These proposals were formulated, and put into the draft ministerial text by the then chairman of the General Council Amb. Ali Mchumo of Tanzania.

But in the way of the WTO, the draft text that Mchumo finalised and handed over to the secretariat for processing and issue underwent a metamorphosis, which trade diplomats from the developing world said, was a case of the secretariat being sharply pulled up and pressured by the US, and resulting in the Mchumo text that was issued having nothing on the implementation issues.

After protests, the subject was put back into the Seattle draft, but without any detailed proposals, and merely dealt with as a square bracket, with asteriks: [****].

By Seattle, there was a political momentum behind the implementation issues and their importance for developing countries. And when Seattle ended in a fiasco, and the issue came back to Geneva, the implementation issues became an important one and identified by the General Council decision of 3 May 2000 as an important part of the ‘confidence building exercise’.

A process was set up in the General Council, and developing countries kept up the pressure. In 2001, with Stuart Harbinson in the General Council chair, the issue again came up in a big way, and after consultations, he brought up as ‘decisions’ some of the implementation issues.

But the US and the EC would not agree, but talked in terms of a promise to deal with it at Doha.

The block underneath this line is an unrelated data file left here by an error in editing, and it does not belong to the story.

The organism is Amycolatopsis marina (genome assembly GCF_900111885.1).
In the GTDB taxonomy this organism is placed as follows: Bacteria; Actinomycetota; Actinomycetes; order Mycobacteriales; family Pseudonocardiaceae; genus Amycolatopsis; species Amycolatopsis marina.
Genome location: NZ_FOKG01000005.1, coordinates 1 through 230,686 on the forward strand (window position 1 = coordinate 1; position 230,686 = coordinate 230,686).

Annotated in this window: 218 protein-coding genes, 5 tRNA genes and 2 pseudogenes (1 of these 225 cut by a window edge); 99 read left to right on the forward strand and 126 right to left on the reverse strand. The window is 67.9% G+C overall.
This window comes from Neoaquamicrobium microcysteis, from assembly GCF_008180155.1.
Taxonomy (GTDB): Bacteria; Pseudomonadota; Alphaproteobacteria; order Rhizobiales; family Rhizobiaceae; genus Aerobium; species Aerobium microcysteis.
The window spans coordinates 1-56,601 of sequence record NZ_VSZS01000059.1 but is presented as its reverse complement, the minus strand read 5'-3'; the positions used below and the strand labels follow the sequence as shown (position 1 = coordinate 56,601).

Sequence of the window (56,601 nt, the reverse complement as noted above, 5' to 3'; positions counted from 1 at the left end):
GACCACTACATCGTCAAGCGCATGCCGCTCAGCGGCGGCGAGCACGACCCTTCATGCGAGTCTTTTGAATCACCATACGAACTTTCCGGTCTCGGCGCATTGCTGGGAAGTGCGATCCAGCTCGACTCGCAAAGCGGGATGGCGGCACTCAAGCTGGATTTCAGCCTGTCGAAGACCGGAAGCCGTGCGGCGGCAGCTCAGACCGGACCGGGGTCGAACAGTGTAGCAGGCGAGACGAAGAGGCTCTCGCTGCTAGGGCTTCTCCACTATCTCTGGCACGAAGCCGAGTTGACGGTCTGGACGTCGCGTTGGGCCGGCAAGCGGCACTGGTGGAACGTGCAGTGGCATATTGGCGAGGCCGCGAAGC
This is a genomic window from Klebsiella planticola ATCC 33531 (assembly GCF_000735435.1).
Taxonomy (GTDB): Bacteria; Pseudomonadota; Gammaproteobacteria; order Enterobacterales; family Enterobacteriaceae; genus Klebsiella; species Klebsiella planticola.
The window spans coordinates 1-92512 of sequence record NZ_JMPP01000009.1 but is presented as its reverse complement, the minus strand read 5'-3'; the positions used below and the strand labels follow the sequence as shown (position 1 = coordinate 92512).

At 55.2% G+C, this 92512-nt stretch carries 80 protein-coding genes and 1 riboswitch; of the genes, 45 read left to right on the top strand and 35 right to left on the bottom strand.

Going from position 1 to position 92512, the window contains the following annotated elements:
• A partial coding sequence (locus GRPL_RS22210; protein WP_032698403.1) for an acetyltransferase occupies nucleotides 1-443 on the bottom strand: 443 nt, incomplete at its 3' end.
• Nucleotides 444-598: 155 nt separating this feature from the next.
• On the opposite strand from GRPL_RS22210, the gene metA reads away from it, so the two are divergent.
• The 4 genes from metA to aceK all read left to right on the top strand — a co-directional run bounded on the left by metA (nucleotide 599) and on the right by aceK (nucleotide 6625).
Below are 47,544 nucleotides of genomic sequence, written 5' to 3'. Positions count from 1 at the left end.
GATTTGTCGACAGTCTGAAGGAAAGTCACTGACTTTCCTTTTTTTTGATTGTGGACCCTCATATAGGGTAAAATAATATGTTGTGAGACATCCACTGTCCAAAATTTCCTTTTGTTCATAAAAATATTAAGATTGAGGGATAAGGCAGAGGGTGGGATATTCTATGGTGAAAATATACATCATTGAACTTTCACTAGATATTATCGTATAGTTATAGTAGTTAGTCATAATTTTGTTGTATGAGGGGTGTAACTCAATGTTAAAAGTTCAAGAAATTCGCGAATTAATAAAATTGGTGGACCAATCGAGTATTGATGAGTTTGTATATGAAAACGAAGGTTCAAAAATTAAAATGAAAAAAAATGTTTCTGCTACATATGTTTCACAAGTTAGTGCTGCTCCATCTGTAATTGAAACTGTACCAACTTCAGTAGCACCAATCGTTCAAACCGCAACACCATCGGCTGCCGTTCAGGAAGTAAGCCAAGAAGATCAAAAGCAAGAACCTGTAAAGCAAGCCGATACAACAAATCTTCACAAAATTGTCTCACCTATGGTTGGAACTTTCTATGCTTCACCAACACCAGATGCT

At Doha, and in the runup to it, the developing countries kept up the pressure, and insisted that the implementation issues were the legacy of the past commitments, that the developing countries had paid a price in the form of obligations like TRIPS, but have got nothing in return though promised, and they were not going to pay again for considering the implementation issues and correcting the asymmetries.

For Doha, a draft Ministerial decision, covering some of the issues, was prepared and put forward by the DG and the GC Chair on their own authority.

At Doha, and in the runup, with some of the developing countries having already agreed to the US-EC demands for negotiations on industrial tariffs and services etc, the US and the EC tried to manipulate the process so that the implementation issues would “fall off the table.”

However, with India and a few others holding out, the issues not covered by the implementation decisions, were ultimately made a part of the single undertaking to be addressed under specific negotiating mandates or as part of the Doha work programme. The issues were also brought under the Trade Negotiations Committee (which was running the Doha work programme, as a single undertaking).

However, the issues continued to be side-lined, with from time to time, the WTO DG saying he would hold special consultations, and the developing countries like India calling for dedicated TNC meetings, while the majors sought to push the issues to the WTO bodies for technical work.

Now, in the draft for Cancun, the implementation issues have been brought up as para 12 - after agriculture, NAMA, Services, Rules, TRIPS, Environment, DSU and S&D treatment (where too there is an attempt to fool the developing countries, particularly the Africans).

The Implementation para (para 12) of the revised draft now says: